A side view of Chartres Cathedral showing some of the flying buttresses that support the walls of the church and allow for more stained glass windows.

Aside from the relic, this cathedral like those all over Europe in those days served many purposes, from religious services to schooling and higher education, to caring for orphans and the sick, to giving financial assistance. The art inside and out stood as a way to relate the tales of the Bible to an illiterate general population. I got to see how that worked in an amusing way. My cousin, through Bible study, had read the stories, so when inside she took to looking at the carvings, she recognized the tales. As she walked about pointing and talking, I noticed that a few people began to follow us to listen to her relate what had been carved in stone. Her wonder at seeing the stories represented in art perhaps matched the wonder of the medieval population who recognized the stories they had heard visually represented in that beautifully carved stone.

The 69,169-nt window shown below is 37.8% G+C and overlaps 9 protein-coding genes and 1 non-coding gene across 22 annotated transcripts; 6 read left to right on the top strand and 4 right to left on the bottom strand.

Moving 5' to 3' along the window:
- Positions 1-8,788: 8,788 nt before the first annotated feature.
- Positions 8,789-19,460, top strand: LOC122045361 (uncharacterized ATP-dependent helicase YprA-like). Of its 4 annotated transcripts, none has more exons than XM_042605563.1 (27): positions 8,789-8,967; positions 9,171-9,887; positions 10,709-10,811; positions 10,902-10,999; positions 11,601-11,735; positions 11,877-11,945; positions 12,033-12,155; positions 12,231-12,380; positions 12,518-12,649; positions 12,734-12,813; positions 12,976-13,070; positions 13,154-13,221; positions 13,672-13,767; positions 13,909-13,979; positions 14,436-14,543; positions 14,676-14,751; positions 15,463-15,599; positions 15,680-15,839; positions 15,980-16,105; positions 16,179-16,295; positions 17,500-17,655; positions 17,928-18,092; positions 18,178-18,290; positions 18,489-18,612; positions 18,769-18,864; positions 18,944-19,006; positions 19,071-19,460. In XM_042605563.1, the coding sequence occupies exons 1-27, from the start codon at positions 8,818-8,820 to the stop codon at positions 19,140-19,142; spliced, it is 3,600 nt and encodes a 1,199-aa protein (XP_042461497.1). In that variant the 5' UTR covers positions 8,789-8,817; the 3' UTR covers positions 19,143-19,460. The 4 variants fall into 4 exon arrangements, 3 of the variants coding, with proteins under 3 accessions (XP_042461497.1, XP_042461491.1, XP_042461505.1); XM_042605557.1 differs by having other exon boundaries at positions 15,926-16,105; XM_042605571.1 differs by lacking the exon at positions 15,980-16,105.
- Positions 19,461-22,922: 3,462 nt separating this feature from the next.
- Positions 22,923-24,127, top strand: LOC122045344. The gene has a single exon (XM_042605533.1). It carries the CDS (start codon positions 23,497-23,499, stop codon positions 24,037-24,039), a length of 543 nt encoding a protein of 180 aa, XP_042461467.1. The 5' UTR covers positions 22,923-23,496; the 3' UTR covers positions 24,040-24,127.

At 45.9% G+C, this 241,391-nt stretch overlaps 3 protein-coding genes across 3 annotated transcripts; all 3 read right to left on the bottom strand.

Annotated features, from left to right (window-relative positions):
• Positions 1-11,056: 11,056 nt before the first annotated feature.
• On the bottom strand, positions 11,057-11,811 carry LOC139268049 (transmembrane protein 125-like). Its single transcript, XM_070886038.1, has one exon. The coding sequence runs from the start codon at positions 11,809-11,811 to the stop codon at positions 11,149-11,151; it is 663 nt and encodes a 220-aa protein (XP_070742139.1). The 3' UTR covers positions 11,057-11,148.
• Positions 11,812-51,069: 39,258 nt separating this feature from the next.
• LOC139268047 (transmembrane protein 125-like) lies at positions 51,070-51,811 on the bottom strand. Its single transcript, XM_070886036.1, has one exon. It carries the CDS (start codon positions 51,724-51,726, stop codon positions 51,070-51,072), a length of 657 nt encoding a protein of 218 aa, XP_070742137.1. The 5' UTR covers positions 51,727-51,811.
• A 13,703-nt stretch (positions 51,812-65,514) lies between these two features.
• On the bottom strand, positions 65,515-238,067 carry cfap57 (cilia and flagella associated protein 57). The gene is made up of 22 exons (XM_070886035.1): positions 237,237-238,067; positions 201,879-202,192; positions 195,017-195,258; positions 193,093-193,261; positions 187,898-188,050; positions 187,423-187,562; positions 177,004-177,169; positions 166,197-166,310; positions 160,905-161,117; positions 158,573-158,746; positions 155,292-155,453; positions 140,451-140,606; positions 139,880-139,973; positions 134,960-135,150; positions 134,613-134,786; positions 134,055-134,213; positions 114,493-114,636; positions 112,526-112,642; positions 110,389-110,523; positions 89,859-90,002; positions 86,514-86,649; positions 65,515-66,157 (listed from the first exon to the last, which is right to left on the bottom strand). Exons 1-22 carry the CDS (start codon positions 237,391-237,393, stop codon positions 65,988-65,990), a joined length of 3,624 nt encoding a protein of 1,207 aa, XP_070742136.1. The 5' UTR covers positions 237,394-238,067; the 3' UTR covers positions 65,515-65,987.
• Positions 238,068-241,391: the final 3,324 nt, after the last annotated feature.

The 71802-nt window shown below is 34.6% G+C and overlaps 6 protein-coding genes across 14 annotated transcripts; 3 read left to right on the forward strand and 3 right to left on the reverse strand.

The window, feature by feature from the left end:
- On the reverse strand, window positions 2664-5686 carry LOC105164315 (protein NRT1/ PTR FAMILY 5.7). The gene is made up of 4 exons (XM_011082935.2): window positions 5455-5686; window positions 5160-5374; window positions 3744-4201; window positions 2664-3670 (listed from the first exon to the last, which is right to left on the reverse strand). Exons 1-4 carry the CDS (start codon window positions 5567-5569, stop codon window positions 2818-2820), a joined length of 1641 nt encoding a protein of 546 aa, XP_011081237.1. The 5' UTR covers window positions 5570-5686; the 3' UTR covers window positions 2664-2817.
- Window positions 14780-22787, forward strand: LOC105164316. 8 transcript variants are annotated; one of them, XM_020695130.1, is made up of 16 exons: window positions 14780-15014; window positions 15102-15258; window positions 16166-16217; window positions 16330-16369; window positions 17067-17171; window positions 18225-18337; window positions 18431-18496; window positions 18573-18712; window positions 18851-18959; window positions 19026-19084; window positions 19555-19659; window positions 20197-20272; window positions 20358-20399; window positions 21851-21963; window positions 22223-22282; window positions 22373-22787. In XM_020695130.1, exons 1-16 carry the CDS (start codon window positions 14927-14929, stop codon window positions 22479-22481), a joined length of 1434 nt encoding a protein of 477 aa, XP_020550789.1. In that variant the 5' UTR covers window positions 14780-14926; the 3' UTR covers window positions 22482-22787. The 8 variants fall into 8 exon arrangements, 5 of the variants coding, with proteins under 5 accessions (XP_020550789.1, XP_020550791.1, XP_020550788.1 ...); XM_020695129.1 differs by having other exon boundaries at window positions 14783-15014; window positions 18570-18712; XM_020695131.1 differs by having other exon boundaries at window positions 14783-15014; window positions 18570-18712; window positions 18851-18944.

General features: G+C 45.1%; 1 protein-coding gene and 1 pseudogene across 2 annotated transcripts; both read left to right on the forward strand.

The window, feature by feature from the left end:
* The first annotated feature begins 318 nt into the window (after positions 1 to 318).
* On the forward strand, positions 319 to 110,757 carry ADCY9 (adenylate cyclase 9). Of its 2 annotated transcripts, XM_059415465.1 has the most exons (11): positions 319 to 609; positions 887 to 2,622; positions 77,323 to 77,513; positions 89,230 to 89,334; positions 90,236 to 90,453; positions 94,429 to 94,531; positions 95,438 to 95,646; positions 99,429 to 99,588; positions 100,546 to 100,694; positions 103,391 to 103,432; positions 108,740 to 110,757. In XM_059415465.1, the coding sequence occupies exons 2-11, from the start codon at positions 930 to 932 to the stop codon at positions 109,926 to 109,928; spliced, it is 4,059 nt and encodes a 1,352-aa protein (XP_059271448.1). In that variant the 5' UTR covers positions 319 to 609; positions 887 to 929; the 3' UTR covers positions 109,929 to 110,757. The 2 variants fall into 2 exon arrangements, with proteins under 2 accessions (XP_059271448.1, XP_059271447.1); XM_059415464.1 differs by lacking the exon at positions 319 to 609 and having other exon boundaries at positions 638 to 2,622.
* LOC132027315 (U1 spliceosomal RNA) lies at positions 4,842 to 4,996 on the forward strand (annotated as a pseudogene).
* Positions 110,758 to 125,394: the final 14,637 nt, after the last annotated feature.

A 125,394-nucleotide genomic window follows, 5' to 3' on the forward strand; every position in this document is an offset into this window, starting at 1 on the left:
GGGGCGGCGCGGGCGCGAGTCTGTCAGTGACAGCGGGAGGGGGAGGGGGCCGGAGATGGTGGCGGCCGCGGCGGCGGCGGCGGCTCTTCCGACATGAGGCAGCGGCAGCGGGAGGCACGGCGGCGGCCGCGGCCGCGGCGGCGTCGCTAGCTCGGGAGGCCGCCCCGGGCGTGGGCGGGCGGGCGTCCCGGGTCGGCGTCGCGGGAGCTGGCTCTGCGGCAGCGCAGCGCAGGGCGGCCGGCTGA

Chartres was originally built in Romanesque style. In the 11th century Bishop Fulbert turned the cathedral school into a center of high learning, one of the most famous of the time, and he worked on one of the many reconstructions of the building. Yes, right up to 1194, the cathedral had a number of iterations. However, in 1194, it burned to the ground, inducing the local population to get into a massive building effort. The drive was so intense that the basic structure was rebuilt between 1194 and 1220, giving the building an architectural unity rarely scene. The one outlier is the north tower, which was done in 16th century flamboyant Gothic, because the previous tower had been struck by lightening (hmmm, that is something to ponder). The interior of the church with its fabulous stained glass windows was inaugurated by King Louis IX in 1260.